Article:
- Can an administrator who identifies a personnel issue actually have the authority to fire the person who deserves it?
- Can an administrator who is constantly causing classroom problems be reported in a way to reduce the problems or let other administrators know that this person is harming the learning environment.
We've made educators into bureaucrats by this massive move to centralize the education system in America. Bureaucrats are infamously horrible at moving quickly to fix things. BBM and Apple would still be trying to get things fixed today if they had to push paper like many of my public school friends have to do.
I'm quite tired of business people criticizing educators for not running education like "a business." The last 30 years of lawsuits and centralization of education has turned many schools into behemoths where it is very hard to get anything done, even if you are in charge. I can say this because I've worked with public schools for the last 15 years and have many close friends who are administrators.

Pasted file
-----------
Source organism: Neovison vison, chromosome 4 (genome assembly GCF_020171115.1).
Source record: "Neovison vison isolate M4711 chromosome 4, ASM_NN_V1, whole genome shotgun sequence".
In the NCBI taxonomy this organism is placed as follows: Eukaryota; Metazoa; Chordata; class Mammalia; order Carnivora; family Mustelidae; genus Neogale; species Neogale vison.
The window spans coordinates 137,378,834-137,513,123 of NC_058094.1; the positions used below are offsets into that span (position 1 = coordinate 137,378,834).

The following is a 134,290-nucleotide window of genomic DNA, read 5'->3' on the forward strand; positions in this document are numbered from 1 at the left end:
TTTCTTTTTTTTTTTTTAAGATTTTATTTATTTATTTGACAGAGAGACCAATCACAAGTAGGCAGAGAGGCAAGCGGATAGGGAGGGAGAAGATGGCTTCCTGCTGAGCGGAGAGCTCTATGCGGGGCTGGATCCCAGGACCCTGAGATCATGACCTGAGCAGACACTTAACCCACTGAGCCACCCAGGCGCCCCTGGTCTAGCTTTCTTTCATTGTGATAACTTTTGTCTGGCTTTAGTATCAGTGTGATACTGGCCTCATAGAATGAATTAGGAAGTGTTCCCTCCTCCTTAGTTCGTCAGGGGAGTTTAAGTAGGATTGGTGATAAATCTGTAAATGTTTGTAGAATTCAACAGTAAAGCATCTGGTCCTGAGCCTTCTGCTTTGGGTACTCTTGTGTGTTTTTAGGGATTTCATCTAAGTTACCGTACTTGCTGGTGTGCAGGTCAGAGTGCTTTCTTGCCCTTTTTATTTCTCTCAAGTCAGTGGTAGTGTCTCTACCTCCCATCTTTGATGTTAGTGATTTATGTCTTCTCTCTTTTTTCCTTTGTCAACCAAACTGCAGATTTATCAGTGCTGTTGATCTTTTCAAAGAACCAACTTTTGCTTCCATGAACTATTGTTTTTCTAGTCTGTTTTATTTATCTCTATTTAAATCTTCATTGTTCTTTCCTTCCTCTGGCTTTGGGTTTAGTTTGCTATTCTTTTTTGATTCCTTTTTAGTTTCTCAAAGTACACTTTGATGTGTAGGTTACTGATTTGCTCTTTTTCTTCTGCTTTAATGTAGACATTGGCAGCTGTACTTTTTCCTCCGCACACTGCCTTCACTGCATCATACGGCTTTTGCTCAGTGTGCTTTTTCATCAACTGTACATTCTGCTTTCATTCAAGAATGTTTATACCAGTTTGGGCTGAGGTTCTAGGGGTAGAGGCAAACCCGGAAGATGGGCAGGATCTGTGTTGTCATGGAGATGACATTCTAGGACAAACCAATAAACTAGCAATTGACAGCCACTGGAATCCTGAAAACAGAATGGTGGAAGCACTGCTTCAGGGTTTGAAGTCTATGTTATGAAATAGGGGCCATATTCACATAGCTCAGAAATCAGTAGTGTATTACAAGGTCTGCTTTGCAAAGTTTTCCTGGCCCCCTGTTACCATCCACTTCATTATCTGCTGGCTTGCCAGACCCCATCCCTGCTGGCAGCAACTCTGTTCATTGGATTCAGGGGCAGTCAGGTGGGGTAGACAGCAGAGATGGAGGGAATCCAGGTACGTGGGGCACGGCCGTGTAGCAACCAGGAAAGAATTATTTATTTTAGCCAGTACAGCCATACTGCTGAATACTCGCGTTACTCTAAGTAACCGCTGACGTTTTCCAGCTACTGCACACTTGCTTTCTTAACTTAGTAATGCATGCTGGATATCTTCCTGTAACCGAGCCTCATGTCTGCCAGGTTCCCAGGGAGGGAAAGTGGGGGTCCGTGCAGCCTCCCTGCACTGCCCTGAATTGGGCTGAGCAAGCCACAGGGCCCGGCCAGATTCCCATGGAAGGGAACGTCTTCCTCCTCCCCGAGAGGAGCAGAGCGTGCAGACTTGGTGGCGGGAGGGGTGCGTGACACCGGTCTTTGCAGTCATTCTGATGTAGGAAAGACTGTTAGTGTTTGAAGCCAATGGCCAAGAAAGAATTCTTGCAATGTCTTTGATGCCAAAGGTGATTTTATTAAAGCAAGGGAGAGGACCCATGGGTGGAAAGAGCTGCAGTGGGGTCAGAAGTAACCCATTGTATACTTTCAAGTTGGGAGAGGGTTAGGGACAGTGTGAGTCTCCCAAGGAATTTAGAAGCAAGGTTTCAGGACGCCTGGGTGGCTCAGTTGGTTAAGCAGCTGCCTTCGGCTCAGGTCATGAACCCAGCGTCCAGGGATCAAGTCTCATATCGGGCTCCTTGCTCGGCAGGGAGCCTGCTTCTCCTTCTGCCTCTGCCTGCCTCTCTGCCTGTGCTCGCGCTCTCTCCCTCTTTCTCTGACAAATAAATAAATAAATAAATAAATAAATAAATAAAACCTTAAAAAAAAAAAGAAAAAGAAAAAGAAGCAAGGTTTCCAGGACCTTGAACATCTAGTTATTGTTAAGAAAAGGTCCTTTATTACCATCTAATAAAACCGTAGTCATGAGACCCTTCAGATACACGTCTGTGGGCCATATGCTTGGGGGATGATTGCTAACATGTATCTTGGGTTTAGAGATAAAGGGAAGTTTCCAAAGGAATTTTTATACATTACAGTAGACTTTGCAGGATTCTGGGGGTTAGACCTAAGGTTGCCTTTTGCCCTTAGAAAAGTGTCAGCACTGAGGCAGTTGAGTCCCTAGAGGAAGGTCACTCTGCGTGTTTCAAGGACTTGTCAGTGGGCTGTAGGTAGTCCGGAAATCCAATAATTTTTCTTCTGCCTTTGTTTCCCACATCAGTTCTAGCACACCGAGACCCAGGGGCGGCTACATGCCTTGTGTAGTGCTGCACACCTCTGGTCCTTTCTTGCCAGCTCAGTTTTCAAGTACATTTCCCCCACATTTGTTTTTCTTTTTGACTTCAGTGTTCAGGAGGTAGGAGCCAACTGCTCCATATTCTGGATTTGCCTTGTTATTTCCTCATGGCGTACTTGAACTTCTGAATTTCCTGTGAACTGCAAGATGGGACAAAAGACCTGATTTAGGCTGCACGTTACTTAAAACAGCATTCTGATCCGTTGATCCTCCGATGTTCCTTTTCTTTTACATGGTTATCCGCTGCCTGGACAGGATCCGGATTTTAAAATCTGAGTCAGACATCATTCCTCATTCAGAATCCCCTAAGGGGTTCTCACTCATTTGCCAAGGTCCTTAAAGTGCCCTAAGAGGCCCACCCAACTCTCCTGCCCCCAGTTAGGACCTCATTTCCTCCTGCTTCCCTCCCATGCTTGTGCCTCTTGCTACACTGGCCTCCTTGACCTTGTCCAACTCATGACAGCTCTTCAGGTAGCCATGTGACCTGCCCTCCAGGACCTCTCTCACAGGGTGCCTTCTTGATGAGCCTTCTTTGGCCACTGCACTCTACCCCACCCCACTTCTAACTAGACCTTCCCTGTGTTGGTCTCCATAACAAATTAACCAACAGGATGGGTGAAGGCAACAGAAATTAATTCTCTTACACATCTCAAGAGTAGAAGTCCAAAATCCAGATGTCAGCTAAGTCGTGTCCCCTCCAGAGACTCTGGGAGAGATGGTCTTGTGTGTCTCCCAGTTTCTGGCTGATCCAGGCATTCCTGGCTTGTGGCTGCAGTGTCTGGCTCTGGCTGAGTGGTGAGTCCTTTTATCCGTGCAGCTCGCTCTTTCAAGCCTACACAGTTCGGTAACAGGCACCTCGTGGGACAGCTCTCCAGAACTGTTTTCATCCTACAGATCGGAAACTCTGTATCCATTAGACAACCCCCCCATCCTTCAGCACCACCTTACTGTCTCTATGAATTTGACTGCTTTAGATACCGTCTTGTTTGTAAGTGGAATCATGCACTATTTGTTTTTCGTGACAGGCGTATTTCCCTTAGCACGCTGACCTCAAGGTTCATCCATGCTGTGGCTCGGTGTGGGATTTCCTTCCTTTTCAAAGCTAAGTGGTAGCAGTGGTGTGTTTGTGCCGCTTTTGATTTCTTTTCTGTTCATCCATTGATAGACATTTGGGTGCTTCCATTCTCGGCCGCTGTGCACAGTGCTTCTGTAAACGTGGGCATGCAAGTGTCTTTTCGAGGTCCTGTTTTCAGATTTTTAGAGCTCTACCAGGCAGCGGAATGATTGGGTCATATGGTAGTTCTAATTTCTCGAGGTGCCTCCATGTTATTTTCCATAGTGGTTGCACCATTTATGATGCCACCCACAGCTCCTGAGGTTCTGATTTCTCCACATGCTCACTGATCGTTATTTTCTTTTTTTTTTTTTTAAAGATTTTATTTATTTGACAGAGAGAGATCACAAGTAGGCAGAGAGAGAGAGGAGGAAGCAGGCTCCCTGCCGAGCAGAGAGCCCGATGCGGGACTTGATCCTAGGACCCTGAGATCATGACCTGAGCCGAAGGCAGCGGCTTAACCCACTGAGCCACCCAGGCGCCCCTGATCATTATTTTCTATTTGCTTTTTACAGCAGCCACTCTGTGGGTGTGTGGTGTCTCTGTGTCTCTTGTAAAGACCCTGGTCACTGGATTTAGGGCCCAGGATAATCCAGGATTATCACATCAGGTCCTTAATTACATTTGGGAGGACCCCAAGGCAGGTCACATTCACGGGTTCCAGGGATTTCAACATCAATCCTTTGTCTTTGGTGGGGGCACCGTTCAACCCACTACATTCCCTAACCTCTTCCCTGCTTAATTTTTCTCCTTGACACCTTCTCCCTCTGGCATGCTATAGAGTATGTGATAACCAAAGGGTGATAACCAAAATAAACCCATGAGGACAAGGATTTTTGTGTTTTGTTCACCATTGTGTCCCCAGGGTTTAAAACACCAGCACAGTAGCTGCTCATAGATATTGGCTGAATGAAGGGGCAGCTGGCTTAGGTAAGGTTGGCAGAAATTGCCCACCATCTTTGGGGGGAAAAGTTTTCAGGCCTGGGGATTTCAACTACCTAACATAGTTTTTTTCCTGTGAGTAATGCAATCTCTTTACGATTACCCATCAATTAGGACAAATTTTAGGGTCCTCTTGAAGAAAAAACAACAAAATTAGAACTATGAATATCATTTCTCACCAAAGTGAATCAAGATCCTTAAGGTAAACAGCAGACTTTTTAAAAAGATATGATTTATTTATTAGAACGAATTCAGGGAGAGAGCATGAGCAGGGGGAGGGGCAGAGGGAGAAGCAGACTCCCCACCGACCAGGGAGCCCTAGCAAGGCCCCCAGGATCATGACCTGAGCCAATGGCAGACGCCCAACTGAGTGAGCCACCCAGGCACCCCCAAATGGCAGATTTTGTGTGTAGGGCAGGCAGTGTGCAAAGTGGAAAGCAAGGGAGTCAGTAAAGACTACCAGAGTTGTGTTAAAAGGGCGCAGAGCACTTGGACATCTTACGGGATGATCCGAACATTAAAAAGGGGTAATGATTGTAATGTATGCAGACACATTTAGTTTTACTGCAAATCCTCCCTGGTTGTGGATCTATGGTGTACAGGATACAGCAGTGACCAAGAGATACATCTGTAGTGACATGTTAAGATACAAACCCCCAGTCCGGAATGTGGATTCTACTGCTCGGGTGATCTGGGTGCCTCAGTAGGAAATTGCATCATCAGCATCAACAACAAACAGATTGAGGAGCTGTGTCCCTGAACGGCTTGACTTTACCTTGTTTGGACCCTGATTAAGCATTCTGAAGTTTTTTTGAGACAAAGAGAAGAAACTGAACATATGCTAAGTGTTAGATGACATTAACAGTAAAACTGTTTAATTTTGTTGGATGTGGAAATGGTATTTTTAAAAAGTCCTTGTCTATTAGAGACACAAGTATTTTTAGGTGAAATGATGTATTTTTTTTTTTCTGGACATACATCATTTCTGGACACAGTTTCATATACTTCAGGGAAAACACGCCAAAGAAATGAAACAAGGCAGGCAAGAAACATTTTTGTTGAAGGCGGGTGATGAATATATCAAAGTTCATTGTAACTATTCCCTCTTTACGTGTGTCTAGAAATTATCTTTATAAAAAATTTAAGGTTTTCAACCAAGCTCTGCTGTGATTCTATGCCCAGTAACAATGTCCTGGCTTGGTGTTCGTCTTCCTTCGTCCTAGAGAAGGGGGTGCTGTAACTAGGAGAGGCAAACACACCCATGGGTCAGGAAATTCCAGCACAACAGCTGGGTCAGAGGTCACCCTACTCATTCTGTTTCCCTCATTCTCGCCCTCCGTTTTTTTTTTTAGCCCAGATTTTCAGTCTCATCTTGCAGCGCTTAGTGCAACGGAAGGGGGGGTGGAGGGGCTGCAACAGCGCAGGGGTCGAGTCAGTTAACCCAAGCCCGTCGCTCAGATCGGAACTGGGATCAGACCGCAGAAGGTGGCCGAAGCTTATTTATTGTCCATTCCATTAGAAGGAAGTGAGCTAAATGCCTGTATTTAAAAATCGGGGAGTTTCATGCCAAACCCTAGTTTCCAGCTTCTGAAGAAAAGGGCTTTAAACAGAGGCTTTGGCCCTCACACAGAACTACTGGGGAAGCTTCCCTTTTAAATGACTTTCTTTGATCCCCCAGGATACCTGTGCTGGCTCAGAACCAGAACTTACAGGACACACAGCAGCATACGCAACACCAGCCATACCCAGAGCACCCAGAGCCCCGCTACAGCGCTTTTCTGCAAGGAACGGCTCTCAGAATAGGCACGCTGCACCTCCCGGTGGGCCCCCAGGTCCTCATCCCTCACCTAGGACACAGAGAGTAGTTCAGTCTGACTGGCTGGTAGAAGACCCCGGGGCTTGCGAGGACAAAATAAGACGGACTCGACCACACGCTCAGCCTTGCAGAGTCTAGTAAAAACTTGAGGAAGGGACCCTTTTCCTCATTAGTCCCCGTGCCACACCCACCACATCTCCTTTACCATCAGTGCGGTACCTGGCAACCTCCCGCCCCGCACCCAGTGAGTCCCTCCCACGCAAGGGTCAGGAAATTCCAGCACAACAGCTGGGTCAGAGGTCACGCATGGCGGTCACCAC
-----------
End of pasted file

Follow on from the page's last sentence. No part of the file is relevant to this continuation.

Let's hold people in education accountable but first, let's give them the authority to do something about the myriad of problems they face.
When you have a system wide problem with low test scores you have systemic problems.
No one can tell me that every teacher in a certain town is a sorry teacher or that every principal is a bad principle. The logic just doesn't add up. We have great teachers and great principals losing their jobs today.
Why Destroy and Start Over Doesn't Make Sense
And to those who say, just destroy it and start over. That would be like me saying that I'm going to solve this stomach virus in my house by killing my children and adopting new ones. Eventually my new children WILL get sick too. Besides, it would be a horrible waste of human life and all of my love for them knows that is a horrific thing to even suggest.
And yet, people ever day call to destroy all the schools and start over. It may solve your problem temporarily but if we keep moving "best practices" that aren't best practices at all to new places then we have problems. My private school friends who say they are having problems say they start when the public school testing environment moves into their walls. It kills learning.
If the chicken is always on the scale being weighed, she's never in the barnyard eating grain.
If we've learned anything in the last ten years is that much of what we've put in place in the last ten years should be called to question. When you have teachers who have thrived for 20-30 years getting out because of the system, its the system.